Medical Center of Aurora - January 18, 2018

After your joint replacement surgery, you will work closely with a physical and an occupational therapist to relieve any pain, improve your health and restore functionality to the joint that has been operated on.

An occupational therapist will begin working with you the first day after surgery and throughout your hospital stay, on activities of daily living (ADLs), such as bathing, dressing and bathroom safety. The occupational therapist will also help you maximize your activity level and safety during recovery.

Similarly, a physical therapist will begin working with you after surgery to help you walk again. Physical therapy will help you learn to position yourself in bed, make transfers (like moving from a bed to a chair) with ease and practice exercises to strengthen the muscles and movement around your hip or knee.

Guide for daily activities:

When you walk

  • Always use your walker or crutches.
  • Try to walk every one to two hours during the day, gradually increasing the distance. Begin with walking five minutes every hour.
  • When climbing stairs, remember “up with the non-surgical leg and down with the surgical leg.”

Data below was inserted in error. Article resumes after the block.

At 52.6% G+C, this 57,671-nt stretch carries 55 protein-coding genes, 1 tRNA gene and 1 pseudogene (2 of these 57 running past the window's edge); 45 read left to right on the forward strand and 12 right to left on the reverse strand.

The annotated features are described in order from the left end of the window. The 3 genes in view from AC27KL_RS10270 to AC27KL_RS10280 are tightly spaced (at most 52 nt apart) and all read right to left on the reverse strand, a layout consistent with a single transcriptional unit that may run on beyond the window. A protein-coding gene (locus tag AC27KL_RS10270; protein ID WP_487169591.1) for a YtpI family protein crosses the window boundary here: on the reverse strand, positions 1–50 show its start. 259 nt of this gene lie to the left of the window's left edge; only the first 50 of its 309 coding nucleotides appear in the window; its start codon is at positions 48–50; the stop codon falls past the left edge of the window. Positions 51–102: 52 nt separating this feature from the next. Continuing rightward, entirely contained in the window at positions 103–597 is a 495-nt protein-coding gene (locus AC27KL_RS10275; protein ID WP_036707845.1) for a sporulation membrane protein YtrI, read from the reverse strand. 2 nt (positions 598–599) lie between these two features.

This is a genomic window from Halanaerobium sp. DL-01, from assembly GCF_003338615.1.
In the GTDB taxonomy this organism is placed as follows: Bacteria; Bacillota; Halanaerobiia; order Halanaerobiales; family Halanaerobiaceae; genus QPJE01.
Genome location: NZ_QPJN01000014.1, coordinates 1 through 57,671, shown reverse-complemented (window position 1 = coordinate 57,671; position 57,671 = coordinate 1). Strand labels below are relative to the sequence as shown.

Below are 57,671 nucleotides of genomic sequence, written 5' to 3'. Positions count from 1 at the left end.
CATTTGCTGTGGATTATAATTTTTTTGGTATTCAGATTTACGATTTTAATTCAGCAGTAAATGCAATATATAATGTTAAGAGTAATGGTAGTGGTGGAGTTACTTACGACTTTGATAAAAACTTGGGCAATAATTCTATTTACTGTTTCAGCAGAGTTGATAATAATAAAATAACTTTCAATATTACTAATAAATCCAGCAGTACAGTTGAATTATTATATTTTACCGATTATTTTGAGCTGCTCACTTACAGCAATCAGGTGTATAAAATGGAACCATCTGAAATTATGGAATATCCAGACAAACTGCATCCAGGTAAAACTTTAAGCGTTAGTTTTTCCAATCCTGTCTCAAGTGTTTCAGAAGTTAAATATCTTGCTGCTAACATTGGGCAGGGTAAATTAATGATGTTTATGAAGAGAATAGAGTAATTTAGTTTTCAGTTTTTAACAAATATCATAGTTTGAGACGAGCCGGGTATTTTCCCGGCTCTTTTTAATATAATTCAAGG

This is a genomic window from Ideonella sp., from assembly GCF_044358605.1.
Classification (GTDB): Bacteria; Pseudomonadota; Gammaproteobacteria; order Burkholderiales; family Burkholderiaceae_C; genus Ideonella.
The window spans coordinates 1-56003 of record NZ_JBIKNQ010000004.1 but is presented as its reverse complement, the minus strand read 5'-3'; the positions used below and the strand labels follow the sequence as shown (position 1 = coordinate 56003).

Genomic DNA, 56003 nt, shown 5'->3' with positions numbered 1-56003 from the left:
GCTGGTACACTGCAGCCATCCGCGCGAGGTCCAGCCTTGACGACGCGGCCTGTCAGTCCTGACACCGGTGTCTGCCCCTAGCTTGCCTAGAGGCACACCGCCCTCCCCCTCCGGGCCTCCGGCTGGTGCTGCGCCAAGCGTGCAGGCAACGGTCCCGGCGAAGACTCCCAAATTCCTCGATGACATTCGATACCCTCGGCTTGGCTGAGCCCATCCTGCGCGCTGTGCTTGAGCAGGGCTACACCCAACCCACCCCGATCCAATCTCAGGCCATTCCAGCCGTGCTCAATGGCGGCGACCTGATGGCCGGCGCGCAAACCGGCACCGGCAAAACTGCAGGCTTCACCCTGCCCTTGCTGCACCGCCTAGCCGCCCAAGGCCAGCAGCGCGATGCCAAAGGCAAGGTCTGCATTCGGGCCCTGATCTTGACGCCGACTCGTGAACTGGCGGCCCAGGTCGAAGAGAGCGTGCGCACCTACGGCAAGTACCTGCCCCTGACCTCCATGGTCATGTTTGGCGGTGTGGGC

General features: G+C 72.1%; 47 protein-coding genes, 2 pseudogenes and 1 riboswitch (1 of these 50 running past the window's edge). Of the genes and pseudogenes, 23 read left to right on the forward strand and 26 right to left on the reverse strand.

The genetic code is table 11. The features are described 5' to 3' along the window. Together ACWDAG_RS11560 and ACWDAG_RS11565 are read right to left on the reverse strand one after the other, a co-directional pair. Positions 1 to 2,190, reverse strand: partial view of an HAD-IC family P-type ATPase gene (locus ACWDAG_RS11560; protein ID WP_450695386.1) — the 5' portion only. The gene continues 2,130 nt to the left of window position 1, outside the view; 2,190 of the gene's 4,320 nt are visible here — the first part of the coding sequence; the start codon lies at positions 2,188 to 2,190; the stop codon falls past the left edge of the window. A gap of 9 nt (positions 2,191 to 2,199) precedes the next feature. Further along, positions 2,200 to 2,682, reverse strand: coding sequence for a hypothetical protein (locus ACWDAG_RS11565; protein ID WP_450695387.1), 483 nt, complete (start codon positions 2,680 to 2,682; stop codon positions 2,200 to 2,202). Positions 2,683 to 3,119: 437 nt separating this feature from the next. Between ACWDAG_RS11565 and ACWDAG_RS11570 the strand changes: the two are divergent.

When you sit and stand

  • Do not sit on overly soft chairs or in the middle of the sofa. If the chair is too soft, add a board under the cushion to provide extra firmness.
  • Move your surgical leg forward and reach for the arms of the chair.
  • Never put a pillow under your new knee replacement.

When you rest

  • You should rest in bed at least one hour in the morning and again in the afternoon.
  • When you get out of bed, sit on the edge of the bed, bend your knees and use your hands to push yourself to a straight standing position. Straighten your operative leg and get your balance before you reach for your walker.
  • Use the opportunity while resting to prop your leg up by elevating your heel, so that you extend the leg. As long as your knee remains sore and swollen, ice and elevation will be helpful.

Dressing

  • Dress the lower half of your body first since it takes more energy. The surgical leg should be the first one into clothing and the last one out.
  • Shoe tying may be a problem for you. You may want to use slip-on shoes. Elastic shoe laces and Velcro are other options.
  • If you are going to wear pants, wear soft fabrics. Jeans are too stiff and can be difficult to put on and take off.

Bathing

  • Do not wash directly over the incision. Allow shower water to rinse the area briefly.
  • You may stand in the shower or use a tub seat or bench. Ask your occupational therapist for information on a shower seat.
  • Make sure you have a safety mat or decals in the bottom of the tub to avoid slipping. Also use as bath mat with non-skid backing outside the tub or shower to prevent slipping when stepping out.